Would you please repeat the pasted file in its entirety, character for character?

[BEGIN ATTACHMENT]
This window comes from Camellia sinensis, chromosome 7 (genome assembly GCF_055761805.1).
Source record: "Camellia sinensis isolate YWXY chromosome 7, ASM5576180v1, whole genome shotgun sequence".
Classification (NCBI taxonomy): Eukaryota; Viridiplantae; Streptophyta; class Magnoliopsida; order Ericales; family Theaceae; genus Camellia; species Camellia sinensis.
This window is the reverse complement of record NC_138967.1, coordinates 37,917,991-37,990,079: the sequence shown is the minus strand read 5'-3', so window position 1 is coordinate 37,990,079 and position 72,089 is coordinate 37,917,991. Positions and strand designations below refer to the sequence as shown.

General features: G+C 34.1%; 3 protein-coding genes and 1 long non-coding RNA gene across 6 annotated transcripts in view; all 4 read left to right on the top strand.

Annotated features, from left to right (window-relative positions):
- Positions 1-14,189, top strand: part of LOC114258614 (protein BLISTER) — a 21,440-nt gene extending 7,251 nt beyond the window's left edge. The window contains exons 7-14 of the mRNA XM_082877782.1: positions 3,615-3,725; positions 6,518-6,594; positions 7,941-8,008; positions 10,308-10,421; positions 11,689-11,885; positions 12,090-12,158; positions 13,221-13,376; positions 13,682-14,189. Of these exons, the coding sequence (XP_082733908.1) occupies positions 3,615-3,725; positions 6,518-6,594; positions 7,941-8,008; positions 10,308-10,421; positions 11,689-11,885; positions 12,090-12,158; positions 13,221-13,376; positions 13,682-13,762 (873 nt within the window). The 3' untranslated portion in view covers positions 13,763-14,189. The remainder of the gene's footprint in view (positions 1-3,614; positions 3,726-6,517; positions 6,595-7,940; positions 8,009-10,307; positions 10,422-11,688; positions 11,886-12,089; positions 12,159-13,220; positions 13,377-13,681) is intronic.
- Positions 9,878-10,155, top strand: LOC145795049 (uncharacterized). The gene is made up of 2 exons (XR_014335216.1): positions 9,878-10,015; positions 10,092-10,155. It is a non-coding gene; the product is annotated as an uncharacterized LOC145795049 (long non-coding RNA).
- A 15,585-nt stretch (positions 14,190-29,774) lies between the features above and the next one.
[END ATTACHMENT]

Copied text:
This window comes from Camellia sinensis, chromosome 7 (genome assembly GCF_055761805.1).
Source record: "Camellia sinensis isolate YWXY chromosome 7, ASM5576180v1, whole genome shotgun sequence".
Classification (NCBI taxonomy): Eukaryota; Viridiplantae; Streptophyta; class Magnoliopsida; order Ericales; family Theaceae; genus Camellia; species Camellia sinensis.
This window is the reverse complement of record NC_138967.1, coordinates 37,917,991-37,990,079: the sequence shown is the minus strand read 5'-3', so window position 1 is coordinate 37,990,079 and position 72,089 is coordinate 37,917,991. Positions and strand designations below refer to the sequence as shown.

General features: G+C 34.1%; 3 protein-coding genes and 1 long non-coding RNA gene across 6 annotated transcripts in view; all 4 read left to right on the top strand.

Annotated features, from left to right (window-relative positions):
- Positions 1-14,189, top strand: part of LOC114258614 (protein BLISTER) — a 21,440-nt gene extending 7,251 nt beyond the window's left edge. The window contains exons 7-14 of the mRNA XM_082877782.1: positions 3,615-3,725; positions 6,518-6,594; positions 7,941-8,008; positions 10,308-10,421; positions 11,689-11,885; positions 12,090-12,158; positions 13,221-13,376; positions 13,682-14,189. Of these exons, the coding sequence (XP_082733908.1) occupies positions 3,615-3,725; positions 6,518-6,594; positions 7,941-8,008; positions 10,308-10,421; positions 11,689-11,885; positions 12,090-12,158; positions 13,221-13,376; positions 13,682-13,762 (873 nt within the window). The 3' untranslated portion in view covers positions 13,763-14,189. The remainder of the gene's footprint in view (positions 1-3,614; positions 3,726-6,517; positions 6,595-7,940; positions 8,009-10,307; positions 10,422-11,688; positions 11,886-12,089; positions 12,159-13,220; positions 13,377-13,681) is intronic.
- Positions 9,878-10,155, top strand: LOC145795049 (uncharacterized). The gene is made up of 2 exons (XR_014335216.1): positions 9,878-10,015; positions 10,092-10,155. It is a non-coding gene; the product is annotated as an uncharacterized LOC145795049 (long non-coding RNA).
- A 15,585-nt stretch (positions 14,190-29,774) lies between the features above and the next one.